So if you’ve been following the Spring 2013 season at all, you’re probably aware of how much of a hubbub Aku no Hana has kicked up. The trimodal mal score distribution attests to the strong difference in opinion, which has caused tensions to flare up in any number of discussion forums. Forums nominally for discussion, anyway, because there hasn’t been much actual discussion going on.
There’s a scene in Naoki Urasawa’s Happy! where the main character Umino, who’s gotten herself matched up against a player who should be by all rights an easy win, gets mixed up in a match-fixing gig. Due to her honest nature, she still tries to win the game, but finds herself stymied against an opponent playing much harder than she normally would, at a level that one informed observer remarks she’ll “never reach again” as a result of considerable pressure heaped on her from outside sources.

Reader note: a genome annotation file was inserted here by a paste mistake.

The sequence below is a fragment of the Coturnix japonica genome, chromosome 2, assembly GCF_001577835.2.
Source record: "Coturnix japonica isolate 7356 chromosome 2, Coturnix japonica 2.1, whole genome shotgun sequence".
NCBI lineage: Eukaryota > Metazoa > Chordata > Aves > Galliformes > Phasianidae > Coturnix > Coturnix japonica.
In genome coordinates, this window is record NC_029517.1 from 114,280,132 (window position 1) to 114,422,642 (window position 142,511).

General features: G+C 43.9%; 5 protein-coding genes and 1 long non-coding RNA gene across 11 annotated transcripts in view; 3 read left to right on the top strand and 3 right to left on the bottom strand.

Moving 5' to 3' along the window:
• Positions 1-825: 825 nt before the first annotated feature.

You know who else is under crushing pressure all the time? Mediocre manga authors.
If you know anything at all about manga, you’ve probably heard the name Weekly Shonen Jump before. Armed to the teeth with megahits like One Piece, Naruto, Bleach, and Toriko, it stands undisputed atop the manga industry. But did you ever wonder how that dominance came to be, or why it’s been largely unchallenged for upwards of 20 years? Here’s a hint: it’s no accident.